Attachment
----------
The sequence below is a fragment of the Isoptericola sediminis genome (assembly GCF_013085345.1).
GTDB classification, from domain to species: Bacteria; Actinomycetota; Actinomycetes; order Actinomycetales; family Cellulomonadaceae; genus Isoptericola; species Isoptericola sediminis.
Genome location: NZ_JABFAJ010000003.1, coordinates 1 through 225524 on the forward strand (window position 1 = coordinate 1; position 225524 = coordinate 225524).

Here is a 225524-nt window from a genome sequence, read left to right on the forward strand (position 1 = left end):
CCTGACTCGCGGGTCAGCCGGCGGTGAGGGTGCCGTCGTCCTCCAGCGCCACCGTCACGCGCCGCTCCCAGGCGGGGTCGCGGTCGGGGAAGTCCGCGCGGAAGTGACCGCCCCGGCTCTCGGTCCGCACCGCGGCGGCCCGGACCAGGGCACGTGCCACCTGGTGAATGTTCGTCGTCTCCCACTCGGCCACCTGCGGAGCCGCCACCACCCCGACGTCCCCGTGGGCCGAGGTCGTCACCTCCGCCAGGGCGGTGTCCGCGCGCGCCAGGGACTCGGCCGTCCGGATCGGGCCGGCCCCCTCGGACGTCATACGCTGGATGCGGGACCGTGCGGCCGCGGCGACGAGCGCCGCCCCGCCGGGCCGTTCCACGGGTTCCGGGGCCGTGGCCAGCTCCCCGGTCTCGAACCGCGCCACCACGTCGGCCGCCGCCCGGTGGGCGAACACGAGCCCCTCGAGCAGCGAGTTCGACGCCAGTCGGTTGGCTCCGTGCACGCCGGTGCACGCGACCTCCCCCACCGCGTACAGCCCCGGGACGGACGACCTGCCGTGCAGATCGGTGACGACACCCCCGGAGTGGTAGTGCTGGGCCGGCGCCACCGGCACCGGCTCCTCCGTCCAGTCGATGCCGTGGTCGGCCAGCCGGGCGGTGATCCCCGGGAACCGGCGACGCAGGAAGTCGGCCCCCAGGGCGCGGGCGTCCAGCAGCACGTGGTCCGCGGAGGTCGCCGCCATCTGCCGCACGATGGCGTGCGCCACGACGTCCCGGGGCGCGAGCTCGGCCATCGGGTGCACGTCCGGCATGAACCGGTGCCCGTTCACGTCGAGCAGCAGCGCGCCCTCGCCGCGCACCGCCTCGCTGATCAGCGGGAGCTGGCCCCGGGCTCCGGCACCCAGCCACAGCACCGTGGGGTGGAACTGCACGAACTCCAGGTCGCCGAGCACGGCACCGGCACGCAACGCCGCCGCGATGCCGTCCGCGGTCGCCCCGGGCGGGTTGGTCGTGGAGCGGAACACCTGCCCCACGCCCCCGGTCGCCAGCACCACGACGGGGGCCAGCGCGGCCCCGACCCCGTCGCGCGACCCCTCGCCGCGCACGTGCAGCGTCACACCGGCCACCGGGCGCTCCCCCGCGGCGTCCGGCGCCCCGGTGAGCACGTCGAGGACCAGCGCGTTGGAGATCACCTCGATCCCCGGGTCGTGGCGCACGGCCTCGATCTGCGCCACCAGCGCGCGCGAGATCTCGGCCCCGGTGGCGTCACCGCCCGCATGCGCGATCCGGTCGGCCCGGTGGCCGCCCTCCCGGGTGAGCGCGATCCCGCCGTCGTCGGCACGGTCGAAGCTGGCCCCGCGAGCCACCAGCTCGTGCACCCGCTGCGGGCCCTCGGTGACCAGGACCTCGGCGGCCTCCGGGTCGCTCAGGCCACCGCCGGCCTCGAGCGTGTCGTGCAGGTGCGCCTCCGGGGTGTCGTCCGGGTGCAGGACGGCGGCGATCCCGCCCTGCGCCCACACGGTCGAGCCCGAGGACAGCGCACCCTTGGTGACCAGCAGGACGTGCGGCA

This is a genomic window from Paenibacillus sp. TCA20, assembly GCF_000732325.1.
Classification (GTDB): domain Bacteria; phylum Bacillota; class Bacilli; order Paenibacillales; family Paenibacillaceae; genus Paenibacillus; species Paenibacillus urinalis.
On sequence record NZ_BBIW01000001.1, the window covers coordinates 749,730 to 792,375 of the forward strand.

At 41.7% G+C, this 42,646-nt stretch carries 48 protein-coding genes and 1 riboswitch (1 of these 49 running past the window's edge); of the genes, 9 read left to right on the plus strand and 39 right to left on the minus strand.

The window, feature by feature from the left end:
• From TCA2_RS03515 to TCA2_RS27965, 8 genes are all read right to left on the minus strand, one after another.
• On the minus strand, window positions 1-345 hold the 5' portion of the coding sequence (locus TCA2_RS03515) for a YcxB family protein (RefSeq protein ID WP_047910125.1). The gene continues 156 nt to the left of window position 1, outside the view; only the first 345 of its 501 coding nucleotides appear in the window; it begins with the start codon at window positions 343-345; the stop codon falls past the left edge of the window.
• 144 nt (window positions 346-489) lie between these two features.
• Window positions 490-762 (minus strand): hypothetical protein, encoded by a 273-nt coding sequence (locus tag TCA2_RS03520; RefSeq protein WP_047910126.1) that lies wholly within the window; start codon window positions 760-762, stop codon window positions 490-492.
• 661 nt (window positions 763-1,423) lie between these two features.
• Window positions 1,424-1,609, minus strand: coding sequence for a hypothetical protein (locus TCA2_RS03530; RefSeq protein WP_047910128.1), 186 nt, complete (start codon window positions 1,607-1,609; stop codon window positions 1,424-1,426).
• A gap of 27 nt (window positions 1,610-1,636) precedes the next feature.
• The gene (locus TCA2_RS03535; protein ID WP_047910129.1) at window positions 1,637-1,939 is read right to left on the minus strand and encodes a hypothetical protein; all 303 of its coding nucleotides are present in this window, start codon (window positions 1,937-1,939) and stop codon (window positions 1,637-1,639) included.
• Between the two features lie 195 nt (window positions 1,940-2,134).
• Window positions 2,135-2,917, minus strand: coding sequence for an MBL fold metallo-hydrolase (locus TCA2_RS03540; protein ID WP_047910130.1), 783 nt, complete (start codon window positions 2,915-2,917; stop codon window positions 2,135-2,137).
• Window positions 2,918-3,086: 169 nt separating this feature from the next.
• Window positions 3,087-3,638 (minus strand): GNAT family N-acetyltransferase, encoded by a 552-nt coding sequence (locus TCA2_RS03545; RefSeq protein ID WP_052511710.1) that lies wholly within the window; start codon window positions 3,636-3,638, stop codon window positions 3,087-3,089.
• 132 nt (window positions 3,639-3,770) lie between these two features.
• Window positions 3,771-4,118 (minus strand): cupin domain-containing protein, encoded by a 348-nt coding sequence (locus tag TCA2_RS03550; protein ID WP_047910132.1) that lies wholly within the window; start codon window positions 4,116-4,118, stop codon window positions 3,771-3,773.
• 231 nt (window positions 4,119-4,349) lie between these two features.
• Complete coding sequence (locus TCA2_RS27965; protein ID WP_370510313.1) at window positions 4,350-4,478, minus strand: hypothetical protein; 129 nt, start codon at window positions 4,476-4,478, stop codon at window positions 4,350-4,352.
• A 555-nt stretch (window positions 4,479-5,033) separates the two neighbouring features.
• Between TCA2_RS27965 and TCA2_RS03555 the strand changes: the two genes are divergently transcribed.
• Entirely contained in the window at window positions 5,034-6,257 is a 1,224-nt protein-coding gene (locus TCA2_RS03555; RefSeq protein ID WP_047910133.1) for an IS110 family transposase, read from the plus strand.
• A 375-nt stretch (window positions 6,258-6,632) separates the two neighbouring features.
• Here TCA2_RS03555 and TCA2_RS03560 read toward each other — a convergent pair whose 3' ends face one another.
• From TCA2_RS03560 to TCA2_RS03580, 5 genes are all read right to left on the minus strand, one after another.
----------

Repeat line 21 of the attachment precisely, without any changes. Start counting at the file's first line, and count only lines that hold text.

• Window positions 2,918-3,086: 169 nt separating this feature from the next.